Because of its high frequencies, UV light emits a high-pitched sound, so Harbisson said that he can only last two to three hours before becoming overwhelmed with the sensory in­put. “It’s overwhelming. There are so many ul­traviolets out there, which are so noisy for me, that I have to train my brain to get used to the sound of the colors from space.” He estimates that he should be able to make this connection to the International Space Station permanent by 2019, giving his brain several more years to adapt to this new input.

While many individuals with technological implants (e.g., prosthetic legs, cochlear im­plants, pacemakers) continue to identify them­selves as “human,” Harbisson has incorporated the technological features of his body into a novel conceptualization of his own identity. As articulated by Perillan in his introductory re­marks to Harbisson’s lecture, “Neil Harbisson readily identifies himself as a psychological, as well as biological, cyborg. He feels both his mind and body are united with cybernetics. He doesn’t feel as though he is wearing or using technology–instead, he feels he is technology.”

Further nuance exists in Harbisson’s self-identification. While he refers to himself as a “cyborg,” or a technological being, he is resistant to the using the terms “bionic” or “superhuman.” “Becoming a cyborg is not be­coming closer to a machine,” Harbisson em­phasized in his lecture.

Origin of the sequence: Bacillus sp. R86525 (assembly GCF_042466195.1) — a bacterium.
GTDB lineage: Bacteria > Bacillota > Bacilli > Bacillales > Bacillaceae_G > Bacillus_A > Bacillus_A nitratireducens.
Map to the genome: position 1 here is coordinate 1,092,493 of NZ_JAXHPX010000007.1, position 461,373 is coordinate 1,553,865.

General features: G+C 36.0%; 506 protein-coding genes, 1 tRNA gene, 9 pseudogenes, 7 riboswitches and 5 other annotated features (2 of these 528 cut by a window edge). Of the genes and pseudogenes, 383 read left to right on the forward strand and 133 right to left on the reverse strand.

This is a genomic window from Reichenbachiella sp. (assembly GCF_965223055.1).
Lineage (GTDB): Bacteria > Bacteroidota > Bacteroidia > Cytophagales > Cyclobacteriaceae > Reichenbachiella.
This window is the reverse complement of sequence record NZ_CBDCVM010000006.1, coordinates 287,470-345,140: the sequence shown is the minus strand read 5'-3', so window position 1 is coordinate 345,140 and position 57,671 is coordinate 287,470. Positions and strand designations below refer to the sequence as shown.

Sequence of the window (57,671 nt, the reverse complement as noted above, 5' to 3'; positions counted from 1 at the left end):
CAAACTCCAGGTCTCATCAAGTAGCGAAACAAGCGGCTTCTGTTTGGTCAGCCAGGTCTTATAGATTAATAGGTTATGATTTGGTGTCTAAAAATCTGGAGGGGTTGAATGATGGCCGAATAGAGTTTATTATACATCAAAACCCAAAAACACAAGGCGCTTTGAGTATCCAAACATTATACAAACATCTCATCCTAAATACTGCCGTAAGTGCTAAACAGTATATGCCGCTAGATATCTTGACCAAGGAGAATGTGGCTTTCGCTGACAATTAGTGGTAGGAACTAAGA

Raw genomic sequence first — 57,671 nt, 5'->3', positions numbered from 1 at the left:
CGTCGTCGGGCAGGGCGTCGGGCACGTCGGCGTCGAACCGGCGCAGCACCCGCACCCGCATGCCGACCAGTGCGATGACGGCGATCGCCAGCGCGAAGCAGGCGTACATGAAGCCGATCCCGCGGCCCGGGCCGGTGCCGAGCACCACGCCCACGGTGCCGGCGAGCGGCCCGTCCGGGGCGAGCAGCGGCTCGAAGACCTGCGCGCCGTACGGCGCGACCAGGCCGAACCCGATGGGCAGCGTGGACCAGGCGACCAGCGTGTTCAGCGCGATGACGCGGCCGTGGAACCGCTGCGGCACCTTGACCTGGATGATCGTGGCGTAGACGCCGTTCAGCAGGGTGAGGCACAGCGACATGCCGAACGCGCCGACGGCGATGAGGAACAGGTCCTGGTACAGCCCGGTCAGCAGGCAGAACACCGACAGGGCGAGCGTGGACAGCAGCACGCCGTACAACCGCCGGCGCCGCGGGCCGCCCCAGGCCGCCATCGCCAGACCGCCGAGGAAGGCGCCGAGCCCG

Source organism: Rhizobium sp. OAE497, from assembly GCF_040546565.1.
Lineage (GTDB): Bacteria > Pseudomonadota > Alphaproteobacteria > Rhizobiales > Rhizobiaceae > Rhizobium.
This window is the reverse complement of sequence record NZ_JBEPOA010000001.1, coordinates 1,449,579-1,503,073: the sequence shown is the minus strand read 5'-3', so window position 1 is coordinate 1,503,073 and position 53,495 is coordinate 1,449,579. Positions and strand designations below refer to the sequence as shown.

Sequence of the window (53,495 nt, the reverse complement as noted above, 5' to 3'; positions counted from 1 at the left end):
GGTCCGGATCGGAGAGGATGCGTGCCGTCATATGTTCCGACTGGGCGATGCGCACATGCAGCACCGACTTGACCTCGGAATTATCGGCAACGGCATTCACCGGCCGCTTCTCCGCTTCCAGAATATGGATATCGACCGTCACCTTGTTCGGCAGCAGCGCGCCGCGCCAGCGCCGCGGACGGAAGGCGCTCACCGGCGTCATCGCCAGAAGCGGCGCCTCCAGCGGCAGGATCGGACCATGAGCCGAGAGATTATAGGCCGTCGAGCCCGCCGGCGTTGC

In fact, as described by Patch, “[Harbisson] likens more to being an insect than anything else.” Indeed, while some may describe his identification as a form of transhumanism, Harbisson insists that he is instead fundamen­tally “trans-species.” His antenna and his novel perception of color transcend the boundaries between human and non-human animals, and insects in particular.

He said, “Since I have an antenna, I feel a closer relationship with insects that also have antennas, because we share a body part. I also feel closer to animals that can sense infrareds and ultraviolets.” He added, “I feel a connec­tion with other species that I didn’t have be­fore.”

Perillan concluded, “[H]e’s making a state­ment about categories, and about how we think about the world in front of us.”